Social Media: the Good, the Bad, and the Ugly


Cepeda Kilgore

Fair Warning: Sophomore Katie Conner sounds a cautionary voice relating to the potential downsides of excessive social media use.

Beware ladies and gentlemen, social media is taking over. It is hard to think of a single person who does not engage in social media consistently. For many, it has become an addiction, and a widely unhealthy one. What was meant to be fun apps and websites has turned into something having direct effects on teenage mental health, most being negative.

According to a 2019 survey done by “Common Sense Media,” teens average between five to seven and a half hours a day on social media, precious time that could be spent doing other, more productive things. Social media is definitely not all bad, but the question ahead of us is: does the bad outweigh the good?

North Atlanta’s high school students are among these “addicted” teens. Out of North Atlanta’s thousands of students, nearly all of them have lives consumed with these social media services, many blind to the negative side of it all. For instance, sophomore Alexandra Kazamias is among these teenagers. “It’s hard to stay away from it. Everybody uses it, and it’s become our primary way of communicating, and at the same time can so easily affect a person’s mental health,” Kazamias says.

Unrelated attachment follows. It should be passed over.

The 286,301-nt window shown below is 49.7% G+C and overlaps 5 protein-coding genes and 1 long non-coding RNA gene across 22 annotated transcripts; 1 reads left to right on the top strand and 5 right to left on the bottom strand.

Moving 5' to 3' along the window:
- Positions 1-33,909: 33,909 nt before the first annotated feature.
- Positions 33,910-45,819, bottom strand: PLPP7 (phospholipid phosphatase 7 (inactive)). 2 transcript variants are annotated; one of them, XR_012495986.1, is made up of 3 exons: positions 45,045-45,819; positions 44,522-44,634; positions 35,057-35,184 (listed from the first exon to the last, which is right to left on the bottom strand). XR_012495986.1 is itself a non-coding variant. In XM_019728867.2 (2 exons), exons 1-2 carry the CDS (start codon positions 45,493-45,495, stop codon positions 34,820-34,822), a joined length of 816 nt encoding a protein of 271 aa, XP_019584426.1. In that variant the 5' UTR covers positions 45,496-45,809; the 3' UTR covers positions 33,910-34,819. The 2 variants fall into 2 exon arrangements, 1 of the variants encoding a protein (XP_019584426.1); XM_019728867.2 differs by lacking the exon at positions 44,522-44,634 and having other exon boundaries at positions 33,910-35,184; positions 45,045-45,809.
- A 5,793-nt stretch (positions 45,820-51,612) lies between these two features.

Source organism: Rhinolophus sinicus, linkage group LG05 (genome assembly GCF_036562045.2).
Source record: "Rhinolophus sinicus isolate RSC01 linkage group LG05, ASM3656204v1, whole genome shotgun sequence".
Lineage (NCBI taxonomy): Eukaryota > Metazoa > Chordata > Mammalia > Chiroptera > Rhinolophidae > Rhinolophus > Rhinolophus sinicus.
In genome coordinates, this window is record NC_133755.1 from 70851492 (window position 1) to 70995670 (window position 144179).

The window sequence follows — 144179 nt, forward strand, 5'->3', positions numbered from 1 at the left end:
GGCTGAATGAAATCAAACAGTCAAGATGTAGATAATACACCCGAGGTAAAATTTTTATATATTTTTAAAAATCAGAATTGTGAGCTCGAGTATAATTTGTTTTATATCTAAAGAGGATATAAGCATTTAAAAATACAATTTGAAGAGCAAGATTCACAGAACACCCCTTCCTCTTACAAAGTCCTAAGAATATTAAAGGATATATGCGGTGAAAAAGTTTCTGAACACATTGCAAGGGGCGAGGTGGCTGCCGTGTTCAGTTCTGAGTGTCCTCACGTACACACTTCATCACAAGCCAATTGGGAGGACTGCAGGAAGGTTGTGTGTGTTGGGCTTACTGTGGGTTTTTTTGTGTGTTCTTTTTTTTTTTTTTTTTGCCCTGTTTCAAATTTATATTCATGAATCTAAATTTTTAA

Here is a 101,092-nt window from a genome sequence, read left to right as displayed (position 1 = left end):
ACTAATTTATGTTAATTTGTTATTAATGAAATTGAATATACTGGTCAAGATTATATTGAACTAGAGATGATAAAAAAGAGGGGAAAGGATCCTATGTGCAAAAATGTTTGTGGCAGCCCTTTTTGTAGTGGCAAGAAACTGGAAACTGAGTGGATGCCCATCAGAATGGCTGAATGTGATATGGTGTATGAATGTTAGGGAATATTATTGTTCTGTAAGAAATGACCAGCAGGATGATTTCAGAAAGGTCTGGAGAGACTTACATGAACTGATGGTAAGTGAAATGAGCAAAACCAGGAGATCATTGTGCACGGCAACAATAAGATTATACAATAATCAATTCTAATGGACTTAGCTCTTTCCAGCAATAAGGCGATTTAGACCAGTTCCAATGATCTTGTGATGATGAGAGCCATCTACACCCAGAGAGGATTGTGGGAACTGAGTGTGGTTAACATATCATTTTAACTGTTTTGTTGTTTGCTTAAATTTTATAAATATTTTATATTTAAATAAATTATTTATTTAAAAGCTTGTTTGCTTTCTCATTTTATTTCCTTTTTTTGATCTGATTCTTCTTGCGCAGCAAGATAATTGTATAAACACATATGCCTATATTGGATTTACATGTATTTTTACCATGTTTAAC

Social media is a highlight reel. People have to view everyone else’s seemingly perfect lives, which creates insecurity and unrealistic social standards. However, social media is not all bad, and former North Atlanta student Priscilla Wallace is someone who sees both sides, positive and negative of the social media world. After having moved to Portugal last year, Wallace takes advantage of social media and how she can talk to all of her friends conveniently. However, only seeing the lives of her friends online can be easily upsetting. “I love being able to see and talk to my friends when I am so far away from them, but social media glamorizes everything, and seeing people’s “perfect” lives makes every other person feel unsatisfied with their own,” Wallace says.

It wouldn’t hurt for teens to simply take a break, and spend more time learning to enjoy and love themselves as they are, rather than trying to live up to social standards that are impossible to live up to. So come on Dubs, take a break, realize that nothing on social media is as perfect as it seems, and turn social media life from a negative one, to a positive one.